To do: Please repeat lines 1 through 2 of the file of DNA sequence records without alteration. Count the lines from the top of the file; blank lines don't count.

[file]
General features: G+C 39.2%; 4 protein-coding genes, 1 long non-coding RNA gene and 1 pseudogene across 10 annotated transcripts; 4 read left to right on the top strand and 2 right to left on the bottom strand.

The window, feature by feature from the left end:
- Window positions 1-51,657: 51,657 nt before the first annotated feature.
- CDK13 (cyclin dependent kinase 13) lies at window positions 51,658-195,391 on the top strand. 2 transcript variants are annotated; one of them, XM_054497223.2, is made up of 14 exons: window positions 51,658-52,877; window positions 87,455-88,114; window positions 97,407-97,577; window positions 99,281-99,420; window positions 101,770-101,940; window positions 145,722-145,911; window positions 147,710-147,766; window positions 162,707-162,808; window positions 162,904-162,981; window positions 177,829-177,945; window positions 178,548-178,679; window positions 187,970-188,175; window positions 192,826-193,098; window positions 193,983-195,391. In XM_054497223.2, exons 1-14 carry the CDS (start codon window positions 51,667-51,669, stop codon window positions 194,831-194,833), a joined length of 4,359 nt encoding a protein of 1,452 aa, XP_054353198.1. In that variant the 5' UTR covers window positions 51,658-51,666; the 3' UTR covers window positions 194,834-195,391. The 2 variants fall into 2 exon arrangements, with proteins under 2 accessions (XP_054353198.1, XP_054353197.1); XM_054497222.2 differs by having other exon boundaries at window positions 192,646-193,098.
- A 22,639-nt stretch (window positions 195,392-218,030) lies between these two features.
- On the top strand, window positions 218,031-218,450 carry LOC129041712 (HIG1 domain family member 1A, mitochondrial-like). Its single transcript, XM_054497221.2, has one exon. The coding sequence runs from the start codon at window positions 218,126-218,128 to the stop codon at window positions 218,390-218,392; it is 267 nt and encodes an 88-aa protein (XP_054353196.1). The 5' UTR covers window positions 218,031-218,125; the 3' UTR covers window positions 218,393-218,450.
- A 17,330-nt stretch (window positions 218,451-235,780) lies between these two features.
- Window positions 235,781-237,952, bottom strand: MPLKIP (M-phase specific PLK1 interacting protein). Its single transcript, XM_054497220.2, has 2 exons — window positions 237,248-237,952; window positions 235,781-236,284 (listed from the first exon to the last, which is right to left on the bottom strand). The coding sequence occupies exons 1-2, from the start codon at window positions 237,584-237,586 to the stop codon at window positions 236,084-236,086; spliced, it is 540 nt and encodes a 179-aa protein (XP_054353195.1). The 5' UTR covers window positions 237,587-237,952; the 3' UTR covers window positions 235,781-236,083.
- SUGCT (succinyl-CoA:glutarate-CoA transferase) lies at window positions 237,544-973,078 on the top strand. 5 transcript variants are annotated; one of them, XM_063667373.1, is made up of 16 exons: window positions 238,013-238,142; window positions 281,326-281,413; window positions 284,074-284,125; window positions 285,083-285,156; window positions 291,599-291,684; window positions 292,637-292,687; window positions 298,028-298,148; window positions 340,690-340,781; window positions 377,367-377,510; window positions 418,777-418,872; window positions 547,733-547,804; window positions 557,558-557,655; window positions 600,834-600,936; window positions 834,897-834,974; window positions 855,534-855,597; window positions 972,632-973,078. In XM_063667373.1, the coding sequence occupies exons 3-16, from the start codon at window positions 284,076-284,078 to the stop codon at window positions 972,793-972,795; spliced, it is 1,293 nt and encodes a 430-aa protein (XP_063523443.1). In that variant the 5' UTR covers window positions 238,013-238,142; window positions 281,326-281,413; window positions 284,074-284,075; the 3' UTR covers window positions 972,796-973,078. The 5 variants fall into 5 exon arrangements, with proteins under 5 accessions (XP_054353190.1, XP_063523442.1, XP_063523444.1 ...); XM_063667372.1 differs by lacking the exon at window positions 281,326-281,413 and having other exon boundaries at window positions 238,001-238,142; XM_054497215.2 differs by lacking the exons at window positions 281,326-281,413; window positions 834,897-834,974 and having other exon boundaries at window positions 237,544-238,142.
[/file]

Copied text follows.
General features: G+C 39.2%; 4 protein-coding genes, 1 long non-coding RNA gene and 1 pseudogene across 10 annotated transcripts; 4 read left to right on the top strand and 2 right to left on the bottom strand.

The window, feature by feature from the left end: